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Once the meat was rubbed, the only clue one steak is different is the twisted bone seen in the lower portion of the left picture..

Well not exactly. These steaks were thick enough I was able to use my temperature probes from my remote read meat thermometer to monitor the temperatures. Because of all the turning and moving during the direct phase, I had inserted the probes in two of the pieces of meat but had not plugged them into the base station. I didn’t want to accidentally drag the base station into the hot grill or off the side table and onto the ground. Once the steaks were comfortably sitting over unlit burners 3 & 4 and the lid was closed again, it was time to plug in the probes. At this point I expected to spend the next 20 minutes sitting down, relaxing and sipping a cold drink. Imagine my surprise when I plugged in the two probes and found I had a whopping 20 degree temperature difference between the two steaks. That is a huge difference for steaks that had been cooked identically and moved around so they spent equal times at the front & back of the grill. Plus my grill doesn’t have cold zones in the summer. Worse yet I had no idea why this had occurred. I wasn’t sure what to do about it at first. Also running through the back of my mind was the thought of ruining some expensive steaks with multiple witnesses. I quickly put those thoughts aside because I knew I needed to focus on figuring out what was going on. More importantly I had to figure out what to do about it.

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The steaks are done searing and ready to finish indirectly. Although I didn’t notice it at the time, the steak in the foreground is thicker than the other two. The twisted bone clearly identifies it as the steak from the different animal.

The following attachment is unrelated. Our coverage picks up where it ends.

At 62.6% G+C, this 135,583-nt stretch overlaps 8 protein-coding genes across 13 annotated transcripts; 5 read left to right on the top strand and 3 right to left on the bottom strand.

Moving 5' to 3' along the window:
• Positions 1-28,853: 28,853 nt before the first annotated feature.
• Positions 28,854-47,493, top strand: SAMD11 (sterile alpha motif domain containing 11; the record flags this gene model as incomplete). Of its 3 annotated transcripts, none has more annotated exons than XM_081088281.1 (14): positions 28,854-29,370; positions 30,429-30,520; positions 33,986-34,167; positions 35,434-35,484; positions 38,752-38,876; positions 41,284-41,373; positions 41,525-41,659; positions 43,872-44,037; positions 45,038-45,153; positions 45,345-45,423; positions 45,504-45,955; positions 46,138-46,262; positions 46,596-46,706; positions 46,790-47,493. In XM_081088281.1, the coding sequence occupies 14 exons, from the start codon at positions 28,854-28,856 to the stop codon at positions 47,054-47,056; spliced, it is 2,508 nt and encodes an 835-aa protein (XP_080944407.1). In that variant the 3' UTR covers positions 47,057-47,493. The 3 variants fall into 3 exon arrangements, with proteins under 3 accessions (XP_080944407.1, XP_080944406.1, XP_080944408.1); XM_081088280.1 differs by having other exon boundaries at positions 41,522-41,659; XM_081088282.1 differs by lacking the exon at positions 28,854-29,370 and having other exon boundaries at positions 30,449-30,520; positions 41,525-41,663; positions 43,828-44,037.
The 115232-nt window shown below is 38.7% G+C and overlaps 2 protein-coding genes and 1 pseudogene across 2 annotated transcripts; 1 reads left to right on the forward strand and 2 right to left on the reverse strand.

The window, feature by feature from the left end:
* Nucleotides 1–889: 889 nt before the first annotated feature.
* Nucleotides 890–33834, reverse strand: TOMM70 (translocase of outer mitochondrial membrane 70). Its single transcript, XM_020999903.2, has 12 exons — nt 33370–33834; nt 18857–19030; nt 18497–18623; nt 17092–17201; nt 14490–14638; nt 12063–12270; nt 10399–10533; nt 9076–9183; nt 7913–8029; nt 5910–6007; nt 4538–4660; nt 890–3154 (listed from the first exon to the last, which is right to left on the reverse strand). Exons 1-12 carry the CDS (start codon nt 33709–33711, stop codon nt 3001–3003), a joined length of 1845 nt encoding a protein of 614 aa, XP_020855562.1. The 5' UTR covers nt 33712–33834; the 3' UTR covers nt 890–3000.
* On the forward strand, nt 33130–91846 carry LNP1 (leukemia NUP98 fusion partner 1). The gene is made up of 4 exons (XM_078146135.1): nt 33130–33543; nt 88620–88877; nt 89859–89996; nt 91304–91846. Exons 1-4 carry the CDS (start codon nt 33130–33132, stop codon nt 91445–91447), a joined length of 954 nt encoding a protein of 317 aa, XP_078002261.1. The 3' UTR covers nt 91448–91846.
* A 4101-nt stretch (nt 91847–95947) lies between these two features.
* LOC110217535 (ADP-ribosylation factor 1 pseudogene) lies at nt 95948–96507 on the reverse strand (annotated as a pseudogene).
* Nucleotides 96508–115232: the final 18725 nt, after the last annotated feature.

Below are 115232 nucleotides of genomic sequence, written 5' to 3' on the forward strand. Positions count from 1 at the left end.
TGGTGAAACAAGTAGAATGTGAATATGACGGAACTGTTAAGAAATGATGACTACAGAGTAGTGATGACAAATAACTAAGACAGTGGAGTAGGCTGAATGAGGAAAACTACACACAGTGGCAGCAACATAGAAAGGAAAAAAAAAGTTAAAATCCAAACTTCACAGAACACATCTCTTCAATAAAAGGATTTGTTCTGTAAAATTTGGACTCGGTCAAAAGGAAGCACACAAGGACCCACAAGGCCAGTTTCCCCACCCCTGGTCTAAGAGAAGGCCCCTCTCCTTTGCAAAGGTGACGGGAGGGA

Step 1 was to see if this was an error or was real. I put on some gloves and removed and reinserted the probes. The new readings were within a degree of before and still 20 degrees apart. The next step was to check the readings with my instant read thermometer. This told me the readings in the two steaks were accurate since I got readings identical to the probes. Lastly there was that third steak that I didn’t have a probe in - where did it stand? Turns out it was on the high end of 20 degree temperature difference. Hmmmmm. The next step was to try to slow the two steaks down while letting the other steak catch up. I put the two steaks up on the warming rack where the temps would be lower than at the grate level. This did make a small difference and got the temperatures spread down to 15 degrees (8 C). Having two not one steak running high made my life a bit easier. The plan had been to use one of these two pound steaks per two people. So when the two steaks were done, I would bring them in and 4 folks could start. I’d run back out and stay with the straggler at the grill while it finished up. I went in and got the remote unit for my thermometer and synched it. Where I was going to be out at the grill the whole time, I didn’t need the remote unit in the house. Where I was going to bring the two steaks in while the last steak cooked, I wanted to be able to keep an eye on that third steak so it didn’t finish up on me while I was inside. After 25 minutes the two steaks were done. I pulled them at 127 (53 C) and brought them inside. The 5 minute rest brought them to 135 degrees (57 C), which was the carving temp I wanted. The remote unit I’d just set up in the Kitchen told me there was still some time to go on the third steak, but I wanted to get back out to the grill. I asked my dad to carve up the two steaks. My plan was to cut off the bone, then divide the remaining meat in half. My dad actually cut each steak into 3 pieces each about 2 1/2” (6 cm) wide x 6” (15 cm) long and 2” (5 cm) thick. This worked out well because all 5 people were able to join.